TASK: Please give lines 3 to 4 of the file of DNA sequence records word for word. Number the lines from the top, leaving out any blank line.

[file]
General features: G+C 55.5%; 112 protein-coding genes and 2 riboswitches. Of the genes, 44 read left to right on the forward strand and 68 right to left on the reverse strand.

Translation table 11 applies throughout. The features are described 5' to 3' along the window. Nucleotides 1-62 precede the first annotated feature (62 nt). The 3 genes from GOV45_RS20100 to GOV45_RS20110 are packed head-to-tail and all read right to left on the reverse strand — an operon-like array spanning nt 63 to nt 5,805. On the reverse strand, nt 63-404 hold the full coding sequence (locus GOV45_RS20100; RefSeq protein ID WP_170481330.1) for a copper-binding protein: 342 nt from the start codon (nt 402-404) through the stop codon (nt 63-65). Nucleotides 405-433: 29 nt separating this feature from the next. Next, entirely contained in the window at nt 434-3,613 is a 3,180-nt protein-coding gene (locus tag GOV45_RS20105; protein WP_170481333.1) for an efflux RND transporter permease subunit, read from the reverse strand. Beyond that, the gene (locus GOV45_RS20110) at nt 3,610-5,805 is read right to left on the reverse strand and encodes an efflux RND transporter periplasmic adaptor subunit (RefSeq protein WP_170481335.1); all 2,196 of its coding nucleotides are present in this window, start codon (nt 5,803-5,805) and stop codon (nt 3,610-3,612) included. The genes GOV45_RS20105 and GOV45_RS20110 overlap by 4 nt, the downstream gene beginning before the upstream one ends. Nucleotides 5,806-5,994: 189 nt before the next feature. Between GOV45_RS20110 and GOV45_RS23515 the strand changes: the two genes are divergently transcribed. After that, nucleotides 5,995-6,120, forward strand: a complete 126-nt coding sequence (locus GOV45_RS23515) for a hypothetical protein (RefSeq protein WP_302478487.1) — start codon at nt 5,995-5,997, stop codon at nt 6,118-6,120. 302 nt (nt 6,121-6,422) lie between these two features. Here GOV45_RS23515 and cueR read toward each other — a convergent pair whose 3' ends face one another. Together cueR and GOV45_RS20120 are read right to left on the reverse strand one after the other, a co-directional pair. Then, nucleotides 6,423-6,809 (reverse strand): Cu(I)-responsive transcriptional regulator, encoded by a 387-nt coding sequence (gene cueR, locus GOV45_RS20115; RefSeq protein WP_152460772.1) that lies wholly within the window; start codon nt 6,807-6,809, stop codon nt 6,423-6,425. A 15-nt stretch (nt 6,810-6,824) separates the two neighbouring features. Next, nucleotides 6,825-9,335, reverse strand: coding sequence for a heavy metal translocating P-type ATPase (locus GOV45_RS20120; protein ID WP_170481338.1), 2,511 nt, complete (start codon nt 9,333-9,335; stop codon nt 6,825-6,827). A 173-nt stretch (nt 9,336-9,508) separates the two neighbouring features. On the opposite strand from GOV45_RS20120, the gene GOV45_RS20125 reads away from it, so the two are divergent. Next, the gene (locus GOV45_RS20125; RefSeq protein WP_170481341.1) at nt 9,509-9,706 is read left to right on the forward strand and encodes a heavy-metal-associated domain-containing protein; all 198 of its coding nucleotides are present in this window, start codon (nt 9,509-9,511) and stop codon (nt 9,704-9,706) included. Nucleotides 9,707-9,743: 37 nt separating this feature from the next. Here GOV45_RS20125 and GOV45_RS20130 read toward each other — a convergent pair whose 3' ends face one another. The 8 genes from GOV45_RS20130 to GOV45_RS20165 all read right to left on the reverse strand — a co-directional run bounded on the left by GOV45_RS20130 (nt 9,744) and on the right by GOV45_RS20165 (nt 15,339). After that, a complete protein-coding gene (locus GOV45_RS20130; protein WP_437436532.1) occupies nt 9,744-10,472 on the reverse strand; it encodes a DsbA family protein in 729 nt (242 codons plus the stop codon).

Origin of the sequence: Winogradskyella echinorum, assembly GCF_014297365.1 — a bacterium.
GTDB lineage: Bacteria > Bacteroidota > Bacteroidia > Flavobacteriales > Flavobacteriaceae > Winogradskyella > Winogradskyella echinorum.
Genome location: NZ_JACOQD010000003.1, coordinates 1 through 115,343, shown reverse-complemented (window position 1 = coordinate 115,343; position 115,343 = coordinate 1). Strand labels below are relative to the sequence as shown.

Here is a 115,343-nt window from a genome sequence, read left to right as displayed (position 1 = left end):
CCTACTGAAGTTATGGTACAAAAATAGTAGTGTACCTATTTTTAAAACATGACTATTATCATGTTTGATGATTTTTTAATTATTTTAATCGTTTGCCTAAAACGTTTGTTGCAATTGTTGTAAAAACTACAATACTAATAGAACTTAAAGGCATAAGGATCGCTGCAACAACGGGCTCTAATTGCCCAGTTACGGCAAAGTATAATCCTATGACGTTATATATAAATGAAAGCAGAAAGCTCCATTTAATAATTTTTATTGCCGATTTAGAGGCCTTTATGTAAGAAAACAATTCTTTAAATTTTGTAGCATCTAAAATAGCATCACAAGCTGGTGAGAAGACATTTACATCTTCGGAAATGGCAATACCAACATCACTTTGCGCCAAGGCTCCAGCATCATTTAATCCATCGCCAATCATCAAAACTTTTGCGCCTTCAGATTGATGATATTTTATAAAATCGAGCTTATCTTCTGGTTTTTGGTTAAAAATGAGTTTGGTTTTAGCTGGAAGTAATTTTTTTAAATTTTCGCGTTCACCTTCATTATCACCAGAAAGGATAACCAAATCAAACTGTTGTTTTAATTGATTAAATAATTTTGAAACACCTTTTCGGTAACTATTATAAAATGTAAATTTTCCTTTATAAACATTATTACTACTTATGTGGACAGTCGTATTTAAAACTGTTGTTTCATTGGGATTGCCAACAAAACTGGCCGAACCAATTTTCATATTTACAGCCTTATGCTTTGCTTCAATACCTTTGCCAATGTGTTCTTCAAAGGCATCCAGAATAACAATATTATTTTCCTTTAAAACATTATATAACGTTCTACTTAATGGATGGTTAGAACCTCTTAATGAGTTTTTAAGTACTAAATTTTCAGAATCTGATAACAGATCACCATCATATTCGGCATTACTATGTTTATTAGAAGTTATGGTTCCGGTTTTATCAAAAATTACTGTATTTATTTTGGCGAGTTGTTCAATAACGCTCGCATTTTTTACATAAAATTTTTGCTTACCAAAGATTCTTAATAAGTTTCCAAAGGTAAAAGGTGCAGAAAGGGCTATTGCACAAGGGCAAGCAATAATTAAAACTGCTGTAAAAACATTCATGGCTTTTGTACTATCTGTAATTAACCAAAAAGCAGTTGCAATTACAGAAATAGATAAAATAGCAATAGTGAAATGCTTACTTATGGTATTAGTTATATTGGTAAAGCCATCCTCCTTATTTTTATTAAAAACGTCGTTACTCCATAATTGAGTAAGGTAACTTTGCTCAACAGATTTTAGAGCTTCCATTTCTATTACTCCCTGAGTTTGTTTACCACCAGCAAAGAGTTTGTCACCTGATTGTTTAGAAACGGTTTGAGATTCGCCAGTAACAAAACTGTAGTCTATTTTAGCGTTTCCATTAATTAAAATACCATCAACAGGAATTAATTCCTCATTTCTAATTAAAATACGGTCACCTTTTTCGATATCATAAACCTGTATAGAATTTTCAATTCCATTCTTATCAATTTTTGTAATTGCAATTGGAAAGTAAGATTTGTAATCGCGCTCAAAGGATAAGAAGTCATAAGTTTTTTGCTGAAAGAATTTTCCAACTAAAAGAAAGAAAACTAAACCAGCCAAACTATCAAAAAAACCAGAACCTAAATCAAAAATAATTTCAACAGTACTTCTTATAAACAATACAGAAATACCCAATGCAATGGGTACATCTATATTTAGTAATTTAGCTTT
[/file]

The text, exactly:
Origin of the sequence: Winogradskyella echinorum, assembly GCF_014297365.1 — a bacterium.
GTDB lineage: Bacteria > Bacteroidota > Bacteroidia > Flavobacteriales > Flavobacteriaceae > Winogradskyella > Winogradskyella echinorum.